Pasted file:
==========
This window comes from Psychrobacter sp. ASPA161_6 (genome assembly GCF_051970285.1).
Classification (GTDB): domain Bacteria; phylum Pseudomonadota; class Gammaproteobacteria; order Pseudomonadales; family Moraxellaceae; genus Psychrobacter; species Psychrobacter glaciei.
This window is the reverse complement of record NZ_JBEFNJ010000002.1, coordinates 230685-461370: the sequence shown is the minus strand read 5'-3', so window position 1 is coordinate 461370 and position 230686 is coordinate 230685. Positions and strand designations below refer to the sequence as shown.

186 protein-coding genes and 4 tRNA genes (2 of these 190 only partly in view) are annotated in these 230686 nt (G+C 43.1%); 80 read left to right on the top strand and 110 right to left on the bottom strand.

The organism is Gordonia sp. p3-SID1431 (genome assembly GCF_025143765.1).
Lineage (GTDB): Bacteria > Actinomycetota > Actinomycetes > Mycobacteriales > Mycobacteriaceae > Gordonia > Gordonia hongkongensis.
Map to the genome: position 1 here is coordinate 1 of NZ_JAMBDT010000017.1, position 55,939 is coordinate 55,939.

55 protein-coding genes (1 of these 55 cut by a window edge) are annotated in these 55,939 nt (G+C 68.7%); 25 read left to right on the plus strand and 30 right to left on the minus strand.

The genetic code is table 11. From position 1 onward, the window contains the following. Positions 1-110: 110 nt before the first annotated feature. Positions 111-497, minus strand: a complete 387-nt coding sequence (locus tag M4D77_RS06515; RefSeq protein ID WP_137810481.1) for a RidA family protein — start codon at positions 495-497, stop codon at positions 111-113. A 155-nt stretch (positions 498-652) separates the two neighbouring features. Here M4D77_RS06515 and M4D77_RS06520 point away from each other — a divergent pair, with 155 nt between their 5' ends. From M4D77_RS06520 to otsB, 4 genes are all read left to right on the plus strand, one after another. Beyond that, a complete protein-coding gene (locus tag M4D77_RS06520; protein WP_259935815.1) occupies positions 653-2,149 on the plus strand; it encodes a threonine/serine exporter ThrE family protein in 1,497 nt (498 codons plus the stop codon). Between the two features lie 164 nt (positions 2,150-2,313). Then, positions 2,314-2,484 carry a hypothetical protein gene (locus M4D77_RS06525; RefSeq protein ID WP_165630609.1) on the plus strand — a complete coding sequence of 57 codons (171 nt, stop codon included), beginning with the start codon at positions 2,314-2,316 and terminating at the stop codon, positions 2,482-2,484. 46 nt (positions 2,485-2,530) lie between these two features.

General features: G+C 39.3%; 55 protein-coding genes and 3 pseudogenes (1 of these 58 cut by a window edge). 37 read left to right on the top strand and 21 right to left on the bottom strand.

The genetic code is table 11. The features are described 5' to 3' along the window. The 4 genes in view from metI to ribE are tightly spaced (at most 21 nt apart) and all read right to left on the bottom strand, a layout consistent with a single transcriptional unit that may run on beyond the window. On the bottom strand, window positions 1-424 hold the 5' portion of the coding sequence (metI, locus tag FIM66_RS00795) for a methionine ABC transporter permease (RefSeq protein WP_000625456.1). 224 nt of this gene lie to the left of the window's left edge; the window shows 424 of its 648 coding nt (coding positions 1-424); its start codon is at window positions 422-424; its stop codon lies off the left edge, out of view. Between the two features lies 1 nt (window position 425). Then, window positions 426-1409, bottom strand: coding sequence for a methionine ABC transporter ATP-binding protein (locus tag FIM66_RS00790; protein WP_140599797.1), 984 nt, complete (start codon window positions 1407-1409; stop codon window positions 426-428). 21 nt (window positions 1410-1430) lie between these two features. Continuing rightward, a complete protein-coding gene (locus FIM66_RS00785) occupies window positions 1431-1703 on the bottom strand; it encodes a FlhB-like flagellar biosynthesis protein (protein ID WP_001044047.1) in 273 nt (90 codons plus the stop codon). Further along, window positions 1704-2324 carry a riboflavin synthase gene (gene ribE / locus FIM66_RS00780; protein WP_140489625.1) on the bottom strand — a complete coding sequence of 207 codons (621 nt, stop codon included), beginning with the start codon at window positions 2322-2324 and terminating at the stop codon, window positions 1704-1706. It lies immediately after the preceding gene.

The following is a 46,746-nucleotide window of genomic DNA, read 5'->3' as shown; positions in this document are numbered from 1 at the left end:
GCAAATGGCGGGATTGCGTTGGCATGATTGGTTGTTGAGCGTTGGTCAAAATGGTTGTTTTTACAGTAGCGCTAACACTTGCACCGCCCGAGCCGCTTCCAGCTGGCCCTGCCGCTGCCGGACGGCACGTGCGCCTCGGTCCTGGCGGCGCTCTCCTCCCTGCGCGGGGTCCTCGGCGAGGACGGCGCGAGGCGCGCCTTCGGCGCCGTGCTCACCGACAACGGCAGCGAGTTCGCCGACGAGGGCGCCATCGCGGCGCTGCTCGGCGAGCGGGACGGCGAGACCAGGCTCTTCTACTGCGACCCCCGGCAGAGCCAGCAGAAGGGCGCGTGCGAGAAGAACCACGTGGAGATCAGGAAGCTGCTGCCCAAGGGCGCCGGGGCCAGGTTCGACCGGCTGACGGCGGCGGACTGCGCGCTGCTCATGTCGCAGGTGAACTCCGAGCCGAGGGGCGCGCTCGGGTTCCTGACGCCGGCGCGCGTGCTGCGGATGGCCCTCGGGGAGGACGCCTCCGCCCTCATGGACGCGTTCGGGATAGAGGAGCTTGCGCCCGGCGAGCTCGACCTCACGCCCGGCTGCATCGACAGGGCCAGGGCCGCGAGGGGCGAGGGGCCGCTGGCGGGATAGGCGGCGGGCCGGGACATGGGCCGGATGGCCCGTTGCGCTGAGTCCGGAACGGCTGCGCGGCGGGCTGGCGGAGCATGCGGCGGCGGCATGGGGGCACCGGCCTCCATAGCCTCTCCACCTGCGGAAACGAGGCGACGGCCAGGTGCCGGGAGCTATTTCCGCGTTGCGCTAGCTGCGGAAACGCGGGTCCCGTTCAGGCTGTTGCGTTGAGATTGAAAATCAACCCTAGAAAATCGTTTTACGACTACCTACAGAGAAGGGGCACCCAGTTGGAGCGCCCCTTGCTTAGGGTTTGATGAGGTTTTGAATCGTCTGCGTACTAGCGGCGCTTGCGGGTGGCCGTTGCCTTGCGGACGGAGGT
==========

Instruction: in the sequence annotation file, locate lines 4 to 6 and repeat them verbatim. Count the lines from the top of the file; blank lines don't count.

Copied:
186 protein-coding genes and 4 tRNA genes (2 of these 190 only partly in view) are annotated in these 230686 nt (G+C 43.1%); 80 read left to right on the top strand and 110 right to left on the bottom strand.

The organism is Gordonia sp. p3-SID1431 (genome assembly GCF_025143765.1).
Lineage (GTDB): Bacteria > Actinomycetota > Actinomycetes > Mycobacteriales > Mycobacteriaceae > Gordonia > Gordonia hongkongensis.